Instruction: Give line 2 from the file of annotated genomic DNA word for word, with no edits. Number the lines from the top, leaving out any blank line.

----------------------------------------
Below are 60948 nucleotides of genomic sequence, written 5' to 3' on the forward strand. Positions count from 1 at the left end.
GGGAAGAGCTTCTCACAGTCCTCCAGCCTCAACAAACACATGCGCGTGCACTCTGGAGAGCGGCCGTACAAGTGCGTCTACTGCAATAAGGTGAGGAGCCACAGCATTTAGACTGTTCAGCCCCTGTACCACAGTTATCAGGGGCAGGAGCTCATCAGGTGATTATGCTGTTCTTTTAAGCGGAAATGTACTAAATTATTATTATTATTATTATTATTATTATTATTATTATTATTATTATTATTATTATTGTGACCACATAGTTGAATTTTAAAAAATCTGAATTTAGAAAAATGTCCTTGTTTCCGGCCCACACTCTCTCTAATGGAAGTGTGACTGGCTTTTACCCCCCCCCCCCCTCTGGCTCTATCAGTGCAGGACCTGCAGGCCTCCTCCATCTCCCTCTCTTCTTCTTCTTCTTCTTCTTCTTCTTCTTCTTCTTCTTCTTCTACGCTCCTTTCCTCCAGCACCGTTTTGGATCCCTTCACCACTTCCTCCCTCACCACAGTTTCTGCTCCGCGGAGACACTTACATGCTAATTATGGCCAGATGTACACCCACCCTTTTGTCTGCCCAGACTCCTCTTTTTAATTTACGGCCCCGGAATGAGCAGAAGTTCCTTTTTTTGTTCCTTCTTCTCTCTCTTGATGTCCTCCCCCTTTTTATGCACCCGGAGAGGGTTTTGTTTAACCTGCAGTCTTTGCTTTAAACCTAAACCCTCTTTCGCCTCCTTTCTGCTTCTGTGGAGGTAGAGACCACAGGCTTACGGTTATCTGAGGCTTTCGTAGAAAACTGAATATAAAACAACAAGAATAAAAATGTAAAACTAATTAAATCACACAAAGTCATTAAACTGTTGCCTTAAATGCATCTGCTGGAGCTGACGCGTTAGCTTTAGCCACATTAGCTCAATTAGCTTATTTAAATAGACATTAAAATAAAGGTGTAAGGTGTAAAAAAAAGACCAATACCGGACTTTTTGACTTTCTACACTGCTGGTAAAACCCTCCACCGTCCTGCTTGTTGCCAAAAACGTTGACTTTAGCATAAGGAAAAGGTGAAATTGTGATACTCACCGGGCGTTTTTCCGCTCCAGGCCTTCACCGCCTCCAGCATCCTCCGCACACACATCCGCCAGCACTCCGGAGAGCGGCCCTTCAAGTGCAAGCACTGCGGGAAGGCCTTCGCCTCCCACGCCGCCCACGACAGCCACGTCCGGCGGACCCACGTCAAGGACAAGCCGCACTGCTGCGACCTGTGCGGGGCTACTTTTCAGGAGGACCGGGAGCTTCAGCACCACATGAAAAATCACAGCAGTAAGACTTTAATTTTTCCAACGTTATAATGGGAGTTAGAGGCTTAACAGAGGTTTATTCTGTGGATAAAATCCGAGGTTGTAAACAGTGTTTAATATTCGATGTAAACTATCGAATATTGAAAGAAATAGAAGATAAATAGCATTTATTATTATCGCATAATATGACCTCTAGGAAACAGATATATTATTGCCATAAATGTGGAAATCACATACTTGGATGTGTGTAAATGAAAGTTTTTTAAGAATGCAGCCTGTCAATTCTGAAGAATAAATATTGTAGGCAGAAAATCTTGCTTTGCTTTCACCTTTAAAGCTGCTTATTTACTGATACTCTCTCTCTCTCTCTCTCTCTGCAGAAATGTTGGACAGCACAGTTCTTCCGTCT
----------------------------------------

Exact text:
GGGAAGAGCTTCTCACAGTCCTCCAGCCTCAACAAACACATGCGCGTGCACTCTGGAGAGCGGCCGTACAAGTGCGTCTACTGCAATAAGGTGAGGAGCCACAGCATTTAGACTGTTCAGCCCCTGTACCACAGTTATCAGGGGCAGGAGCTCATCAGGTGATTATGCTGTTCTTTTAAGCGGAAATGTACTAAATTATTATTATTATTATTATTATTATTATTATTATTATTATTATTATTATTATTATTGTGACCACATAGTTGAATTTTAAAAAATCTGAATTTAGAAAAATGTCCTTGTTTCCGGCCCACACTCTCTCTAATGGAAGTGTGACTGGCTTTTACCCCCCCCCCCCCTCTGGCTCTATCAGTGCAGGACCTGCAGGCCTCCTCCATCTCCCTCTCTTCTTCTTCTTCTTCTTCTTCTTCTTCTTCTTCTTCTTCTTCTACGCTCCTTTCCTCCAGCACCGTTTTGGATCCCTTCACCACTTCCTCCCTCACCACAGTTTCTGCTCCGCGGAGACACTTACATGCTAATTATGGCCAGATGTACACCCACCCTTTTGTCTGCCCAGACTCCTCTTTTTAATTTACGGCCCCGGAATGAGCAGAAGTTCCTTTTTTTGTTCCTTCTTCTCTCTCTTGATGTCCTCCCCCTTTTTATGCACCCGGAGAGGGTTTTGTTTAACCTGCAGTCTTTGCTTTAAACCTAAACCCTCTTTCGCCTCCTTTCTGCTTCTGTGGAGGTAGAGACCACAGGCTTACGGTTATCTGAGGCTTTCGTAGAAAACTGAATATAAAACAACAAGAATAAAAATGTAAAACTAATTAAATCACACAAAGTCATTAAACTGTTGCCTTAAATGCATCTGCTGGAGCTGACGCGTTAGCTTTAGCCACATTAGCTCAATTAGCTTATTTAAATAGACATTAAAATAAAGGTGTAAGGTGTAAAAAAAAGACCAATACCGGACTTTTTGACTTTCTACACTGCTGGTAAAACCCTCCACCGTCCTGCTTGTTGCCAAAAACGTTGACTTTAGCATAAGGAAAAGGTGAAATTGTGATACTCACCGGGCGTTTTTCCGCTCCAGGCCTTCACCGCCTCCAGCATCCTCCGCACACACATCCGCCAGCACTCCGGAGAGCGGCCCTTCAAGTGCAAGCACTGCGGGAAGGCCTTCGCCTCCCACGCCGCCCACGACAGCCACGTCCGGCGGACCCACGTCAAGGACAAGCCGCACTGCTGCGACCTGTGCGGGGCTACTTTTCAGGAGGACCGGGAGCTTCAGCACCACATGAAAAATCACAGCAGTAAGACTTTAATTTTTCCAACGTTATAATGGGAGTTAGAGGCTTAACAGAGGTTTATTCTGTGGATAAAATCCGAGGTTGTAAACAGTGTTTAATATTCGATGTAAACTATCGAATATTGAAAGAAATAGAAGATAAATAGCATTTATTATTATCGCATAATATGACCTCTAGGAAACAGATATATTATTGCCATAAATGTGGAAATCACATACTTGGATGTGTGTAAATGAAAGTTTTTTAAGAATGCAGCCTGTCAATTCTGAAGAATAAATATTGTAGGCAGAAAATCTTGCTTTGCTTTCACCTTTAAAGCTGCTTATTTACTGATACTCTCTCTCTCTCTCTCTCTCTGCAGAAATGTTGGACAGCACAGTTCTTCCGTCT